"large": {pointRadius: 30}

styleMap.addUniqueValueRules("default", "size", lookup);

This adds rules to the Styles in the ‘default’ renderIntent, stating that the Style should change the pointRadius based on the ‘size’ attribute of the feature.

The symbolizers inside rules do not have to be complete symbolizers, because they extend the default symbolizer passed with the constructor of OpenLayers.Style or OpenLayers.StyleMap.

The Unique Values example demonstrates the use of addUniqueValueRules.

Custom Rules

OpenLayers supports many types of Rules and Filters. The addUniqueValueRules function creats Comparison rules, with the EQUAL_TO operator. We can also create rules that allow us to apply styles based on whether a value is greater than or less than a value, or whether it matches a certain string, and more.

Here, we demonstrate how to create filters using the LESS_THAN and GREATER_THAN_OR_EQUAL_TO operators:

var style = new OpenLayers.Style();

var ruleLow = new OpenLayers.Rule({
  filter: new OpenLayers.Filter.Comparison({
      type: OpenLayers.Filter.Comparison.LESS_THAN,
      property: "amount",
      value: 20,
  symbolizer: {pointRadius: 10, fillColor: "green",
               fillOpacity: 0.5, strokeColor: "black"}

var ruleHigh = new OpenLayers.Rule({
  filter: new OpenLayers.Filter.Comparison({
      type: OpenLayers.Filter.Comparison.GREATER_THAN_OR_EQUAL_TO,
      property: "amount",
      value: 20,
  symbolizer: {pointRadius: 20, fillColor: "red",
               fillOpacity: 0.7, strokeColor: "black"}

style.addRules([ruleLow, ruleHigh]);

Each of these rules uses a Comparison filter. There are several types of filters:

  • Comparison Filters: Comparison filters take an operator – one of the supported comparison filter types – and one or two values. It then evaluates whether the feature matches the comparison.
  • FeatureId Filters: Takes a list of Feature IDs, and evaluates to true if the feature’s ID is in the array.
  • Logical Filters: Logical filters combine other types of filters together, which allows building more complex rules by concatenating them using boolean operators (AND, OR, NOT). A Logical rule (except NOT) can have child rules.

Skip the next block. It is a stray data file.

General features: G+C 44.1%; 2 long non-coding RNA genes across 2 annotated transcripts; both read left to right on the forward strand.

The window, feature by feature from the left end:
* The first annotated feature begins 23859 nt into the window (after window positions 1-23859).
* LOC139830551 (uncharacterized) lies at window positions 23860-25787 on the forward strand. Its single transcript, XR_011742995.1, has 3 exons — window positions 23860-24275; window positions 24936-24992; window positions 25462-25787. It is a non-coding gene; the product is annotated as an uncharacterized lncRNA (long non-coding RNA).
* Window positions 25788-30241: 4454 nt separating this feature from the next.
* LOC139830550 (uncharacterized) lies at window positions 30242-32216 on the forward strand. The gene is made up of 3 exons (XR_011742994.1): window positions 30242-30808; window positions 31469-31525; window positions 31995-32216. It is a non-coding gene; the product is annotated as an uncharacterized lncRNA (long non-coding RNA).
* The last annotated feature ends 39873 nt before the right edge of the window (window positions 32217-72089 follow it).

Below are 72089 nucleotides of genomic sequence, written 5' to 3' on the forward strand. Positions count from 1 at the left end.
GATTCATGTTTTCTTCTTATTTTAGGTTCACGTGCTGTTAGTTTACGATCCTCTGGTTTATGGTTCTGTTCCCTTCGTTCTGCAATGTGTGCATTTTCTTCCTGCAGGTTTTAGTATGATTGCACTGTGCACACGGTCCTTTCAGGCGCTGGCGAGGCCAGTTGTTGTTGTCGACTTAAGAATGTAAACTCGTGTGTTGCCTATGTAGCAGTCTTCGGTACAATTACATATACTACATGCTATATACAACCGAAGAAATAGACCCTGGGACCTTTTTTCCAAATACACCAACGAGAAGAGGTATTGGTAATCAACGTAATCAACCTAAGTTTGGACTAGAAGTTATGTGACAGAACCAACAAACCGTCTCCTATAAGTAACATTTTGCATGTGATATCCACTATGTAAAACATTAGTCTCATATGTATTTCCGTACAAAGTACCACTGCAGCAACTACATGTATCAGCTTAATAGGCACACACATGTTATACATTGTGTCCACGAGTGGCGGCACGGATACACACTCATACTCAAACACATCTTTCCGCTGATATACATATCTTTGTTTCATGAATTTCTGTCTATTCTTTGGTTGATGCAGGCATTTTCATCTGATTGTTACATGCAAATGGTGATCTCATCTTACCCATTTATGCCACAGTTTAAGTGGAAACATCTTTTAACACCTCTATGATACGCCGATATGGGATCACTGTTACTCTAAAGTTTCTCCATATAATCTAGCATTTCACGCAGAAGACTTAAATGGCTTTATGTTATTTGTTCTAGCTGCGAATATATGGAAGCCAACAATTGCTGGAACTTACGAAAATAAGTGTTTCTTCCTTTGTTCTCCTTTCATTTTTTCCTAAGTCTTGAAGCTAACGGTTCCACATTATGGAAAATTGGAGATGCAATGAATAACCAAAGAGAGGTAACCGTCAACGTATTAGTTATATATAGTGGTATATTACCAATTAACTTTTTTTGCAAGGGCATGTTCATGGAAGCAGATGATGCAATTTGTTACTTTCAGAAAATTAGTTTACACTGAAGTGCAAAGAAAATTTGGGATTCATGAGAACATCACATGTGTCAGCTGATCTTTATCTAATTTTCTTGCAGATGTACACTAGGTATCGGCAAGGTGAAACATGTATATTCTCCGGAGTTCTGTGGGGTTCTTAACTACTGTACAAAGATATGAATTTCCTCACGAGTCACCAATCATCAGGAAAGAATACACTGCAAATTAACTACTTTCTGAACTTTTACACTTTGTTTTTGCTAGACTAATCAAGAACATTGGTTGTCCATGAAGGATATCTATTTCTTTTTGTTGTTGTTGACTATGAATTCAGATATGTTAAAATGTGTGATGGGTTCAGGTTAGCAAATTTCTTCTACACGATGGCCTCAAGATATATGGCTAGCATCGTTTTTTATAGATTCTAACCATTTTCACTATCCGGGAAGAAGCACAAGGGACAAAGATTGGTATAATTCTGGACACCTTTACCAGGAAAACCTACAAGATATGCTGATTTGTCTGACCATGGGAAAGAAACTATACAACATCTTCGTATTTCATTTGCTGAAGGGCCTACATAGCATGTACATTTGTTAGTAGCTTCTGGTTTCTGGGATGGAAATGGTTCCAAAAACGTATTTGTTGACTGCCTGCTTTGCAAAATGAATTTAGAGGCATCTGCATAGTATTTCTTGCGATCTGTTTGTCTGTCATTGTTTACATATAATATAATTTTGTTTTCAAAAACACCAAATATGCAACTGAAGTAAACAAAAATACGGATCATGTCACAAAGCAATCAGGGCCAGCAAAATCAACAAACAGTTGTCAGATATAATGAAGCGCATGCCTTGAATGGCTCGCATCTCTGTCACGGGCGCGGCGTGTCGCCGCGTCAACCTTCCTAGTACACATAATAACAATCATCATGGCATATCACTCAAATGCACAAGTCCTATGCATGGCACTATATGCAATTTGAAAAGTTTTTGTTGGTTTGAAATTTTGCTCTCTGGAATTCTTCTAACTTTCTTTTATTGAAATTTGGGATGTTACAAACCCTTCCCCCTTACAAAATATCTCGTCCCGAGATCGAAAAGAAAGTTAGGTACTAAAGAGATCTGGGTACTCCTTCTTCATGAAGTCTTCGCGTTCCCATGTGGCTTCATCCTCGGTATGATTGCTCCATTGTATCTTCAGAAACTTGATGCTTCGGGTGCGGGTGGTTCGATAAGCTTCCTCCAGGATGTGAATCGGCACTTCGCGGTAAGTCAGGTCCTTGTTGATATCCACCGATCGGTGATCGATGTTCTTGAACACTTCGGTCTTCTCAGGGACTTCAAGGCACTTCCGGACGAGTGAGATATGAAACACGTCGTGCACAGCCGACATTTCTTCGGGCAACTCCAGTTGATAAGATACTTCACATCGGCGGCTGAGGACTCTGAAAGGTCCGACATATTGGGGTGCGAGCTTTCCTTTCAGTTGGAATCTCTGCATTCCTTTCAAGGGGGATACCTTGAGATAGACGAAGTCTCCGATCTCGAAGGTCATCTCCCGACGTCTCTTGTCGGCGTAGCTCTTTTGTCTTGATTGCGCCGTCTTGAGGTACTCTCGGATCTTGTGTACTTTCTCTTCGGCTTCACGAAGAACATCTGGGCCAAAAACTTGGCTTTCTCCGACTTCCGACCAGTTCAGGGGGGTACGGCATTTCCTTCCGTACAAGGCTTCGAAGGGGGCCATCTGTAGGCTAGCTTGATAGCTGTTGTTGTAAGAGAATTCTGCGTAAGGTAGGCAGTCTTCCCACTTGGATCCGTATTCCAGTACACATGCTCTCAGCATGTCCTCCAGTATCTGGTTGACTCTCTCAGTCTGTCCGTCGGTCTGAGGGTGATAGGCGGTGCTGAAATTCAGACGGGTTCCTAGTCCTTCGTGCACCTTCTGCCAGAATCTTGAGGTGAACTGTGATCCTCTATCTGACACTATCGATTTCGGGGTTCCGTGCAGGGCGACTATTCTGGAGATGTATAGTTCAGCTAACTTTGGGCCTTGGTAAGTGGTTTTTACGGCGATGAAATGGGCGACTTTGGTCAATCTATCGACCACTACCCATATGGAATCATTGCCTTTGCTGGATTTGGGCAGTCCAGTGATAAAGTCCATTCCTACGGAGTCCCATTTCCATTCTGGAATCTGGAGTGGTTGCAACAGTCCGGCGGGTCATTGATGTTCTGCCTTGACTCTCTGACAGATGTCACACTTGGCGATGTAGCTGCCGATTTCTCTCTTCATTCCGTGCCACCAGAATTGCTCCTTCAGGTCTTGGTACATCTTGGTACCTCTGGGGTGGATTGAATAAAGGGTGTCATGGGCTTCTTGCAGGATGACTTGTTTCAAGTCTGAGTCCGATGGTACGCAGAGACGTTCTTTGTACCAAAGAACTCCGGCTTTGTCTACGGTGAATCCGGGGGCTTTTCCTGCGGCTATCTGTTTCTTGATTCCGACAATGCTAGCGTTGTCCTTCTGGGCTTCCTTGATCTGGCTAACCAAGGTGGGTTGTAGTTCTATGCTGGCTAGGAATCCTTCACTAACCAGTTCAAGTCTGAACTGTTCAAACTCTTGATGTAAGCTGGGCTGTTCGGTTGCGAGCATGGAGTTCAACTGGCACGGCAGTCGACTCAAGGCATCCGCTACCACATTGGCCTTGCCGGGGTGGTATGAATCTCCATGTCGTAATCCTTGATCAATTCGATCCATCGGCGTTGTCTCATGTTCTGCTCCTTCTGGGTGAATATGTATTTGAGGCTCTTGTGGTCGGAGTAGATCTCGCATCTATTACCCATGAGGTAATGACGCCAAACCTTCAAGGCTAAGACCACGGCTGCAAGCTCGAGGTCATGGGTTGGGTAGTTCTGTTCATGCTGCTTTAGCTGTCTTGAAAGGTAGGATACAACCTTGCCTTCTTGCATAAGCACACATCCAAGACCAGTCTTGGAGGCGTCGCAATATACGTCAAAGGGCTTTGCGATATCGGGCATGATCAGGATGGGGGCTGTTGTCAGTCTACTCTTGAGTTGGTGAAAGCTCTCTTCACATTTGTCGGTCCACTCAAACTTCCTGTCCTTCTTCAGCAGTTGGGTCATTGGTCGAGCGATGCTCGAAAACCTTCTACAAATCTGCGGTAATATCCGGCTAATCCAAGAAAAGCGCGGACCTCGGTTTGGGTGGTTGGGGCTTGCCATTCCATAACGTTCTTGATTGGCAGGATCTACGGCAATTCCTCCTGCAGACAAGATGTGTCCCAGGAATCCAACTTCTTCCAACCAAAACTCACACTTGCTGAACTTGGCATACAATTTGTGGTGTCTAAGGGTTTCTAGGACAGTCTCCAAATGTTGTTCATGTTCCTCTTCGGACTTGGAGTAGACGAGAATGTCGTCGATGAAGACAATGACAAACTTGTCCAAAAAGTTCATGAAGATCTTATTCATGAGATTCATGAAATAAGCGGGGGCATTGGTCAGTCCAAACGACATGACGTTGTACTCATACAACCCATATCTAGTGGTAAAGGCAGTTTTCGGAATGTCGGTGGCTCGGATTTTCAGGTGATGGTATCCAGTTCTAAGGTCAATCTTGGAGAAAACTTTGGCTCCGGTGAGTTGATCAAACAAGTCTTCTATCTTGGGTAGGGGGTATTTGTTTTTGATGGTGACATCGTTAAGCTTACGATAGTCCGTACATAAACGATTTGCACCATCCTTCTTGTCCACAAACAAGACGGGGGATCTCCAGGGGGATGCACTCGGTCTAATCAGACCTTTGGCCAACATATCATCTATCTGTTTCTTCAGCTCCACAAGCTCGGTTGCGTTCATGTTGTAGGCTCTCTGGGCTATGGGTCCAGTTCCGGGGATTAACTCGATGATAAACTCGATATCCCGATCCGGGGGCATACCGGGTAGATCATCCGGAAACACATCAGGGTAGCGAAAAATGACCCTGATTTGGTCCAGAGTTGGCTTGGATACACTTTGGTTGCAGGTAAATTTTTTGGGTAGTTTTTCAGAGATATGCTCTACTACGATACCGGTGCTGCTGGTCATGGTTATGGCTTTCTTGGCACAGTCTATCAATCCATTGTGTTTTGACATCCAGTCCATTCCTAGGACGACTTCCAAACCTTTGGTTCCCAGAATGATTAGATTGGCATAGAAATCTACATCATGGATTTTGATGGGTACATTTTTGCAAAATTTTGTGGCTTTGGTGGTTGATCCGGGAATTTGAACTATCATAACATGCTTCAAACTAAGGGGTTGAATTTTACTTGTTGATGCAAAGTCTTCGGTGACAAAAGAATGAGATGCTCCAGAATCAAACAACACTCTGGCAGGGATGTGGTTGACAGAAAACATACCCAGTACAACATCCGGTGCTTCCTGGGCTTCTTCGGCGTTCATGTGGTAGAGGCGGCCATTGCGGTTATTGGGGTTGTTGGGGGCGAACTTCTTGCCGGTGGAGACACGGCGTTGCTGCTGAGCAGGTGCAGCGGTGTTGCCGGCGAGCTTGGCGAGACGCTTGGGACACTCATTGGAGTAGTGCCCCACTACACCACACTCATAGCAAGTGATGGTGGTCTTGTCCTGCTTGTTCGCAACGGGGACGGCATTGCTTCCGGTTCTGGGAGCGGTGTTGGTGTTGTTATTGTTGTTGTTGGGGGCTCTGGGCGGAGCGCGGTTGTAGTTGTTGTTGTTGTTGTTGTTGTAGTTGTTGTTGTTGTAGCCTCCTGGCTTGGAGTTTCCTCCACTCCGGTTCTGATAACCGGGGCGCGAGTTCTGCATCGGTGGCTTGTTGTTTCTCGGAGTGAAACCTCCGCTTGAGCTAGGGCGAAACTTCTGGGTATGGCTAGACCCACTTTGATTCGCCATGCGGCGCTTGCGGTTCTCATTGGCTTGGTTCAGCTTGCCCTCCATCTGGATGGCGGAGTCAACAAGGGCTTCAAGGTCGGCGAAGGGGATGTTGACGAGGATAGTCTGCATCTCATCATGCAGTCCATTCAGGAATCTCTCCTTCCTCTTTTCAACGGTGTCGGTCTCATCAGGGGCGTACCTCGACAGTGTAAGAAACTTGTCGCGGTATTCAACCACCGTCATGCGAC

Every rule can also have a minScaleDenominator and a maxScaleDenominator property. This allows us to specify scale ranges for which the rule should apply. We might e.g. want to show small points at small scales, but image thumbnails at large scales. The result of such rules can be seen in the SLD example: Zooming in one level will turn two lakes into blue. The styles and rules from this example do not come from JavaScript-created style and rule objects, but from a SLD document read in by OpenLayers.Format.SLD.

With SLD, styles are grouped into named layers (NamedLayer), which again have a set of named user styles (UserStyle). This is the reason why the Style object also has layerName and name properties. For each named layer, there can be a default style. This is marked by setting the isDefault property of the Style object to true.

Style Properties

The properties that you can use for styling are:

  • fillColor

    Default is #ee9900. This is the color used for filling in Polygons. It is also used in the center of marks for points: the interior color of circles or other shapes. It is not used if an externalGraphic is applied to a point.

  • fillOpacity:

    Default is 0.4. This is the opacity used for filling in Polygons. It is also used in the center of marks for points: the interior color of circles or other shapes. It is not used if an externalGraphic is applied to a point.

  • strokeColor

    Default is #ee9900. This is color of the line on features. On polygons and point marks, it is used as an outline to the feature. On lines, this is the representation of the feature.

  • strokeOpacity

    Default is 1 This is opacity of the line on features. On polygons and point marks, it is used as an outline to the feature. On lines, this is the representation of the feature.

  • strokeWidth

    Default is 1 This is width of the line on features. On polygons and point marks, it is used as an outline to the feature. On lines, this is the representation of the feature.

  • strokeLinecap

    Default is round. Options are butt, round, square. This property is similar to the SVG stroke-linecap property. It determines what the end of lines should look like. See the SVG link for image examples.

  • strokeDashstyle

    Default is solid. Options are:

    • dot
    • dash
    • dashdot
    • longdash
    • longdashdot
    • solid
  • pointRadius

    Default is 6.

  • pointerEvents:

    Default is visiblePainted. Only used by the SVG Renderer. See SVG pointer-events definition for more.

  • cursor

    Cursor used when mouse is over the feature. Default is an empty string, which inherits from parent elements.

  • externalGraphic

    An external image to be used to represent a point.

  • graphicWidth, graphicHeight

    These properties define the height and width of an externalGraphic. This is an alternative to the pointRadius symbolizer property to be used when your graphic has different sizes in the X and Y direction.

  • graphicOpacity

    Opacity of an external graphic.

  • graphicXOffset, graphicYOffset

    Where the ‘center’ of an externalGraphic should be.

  • rotation

    The rotation angle in degrees clockwise for a point symbolizer.

  • graphicName

    Name of a type of symbol to be used for a point mark.

  • display

    Can be set to ‘none’ to hide features from rendering.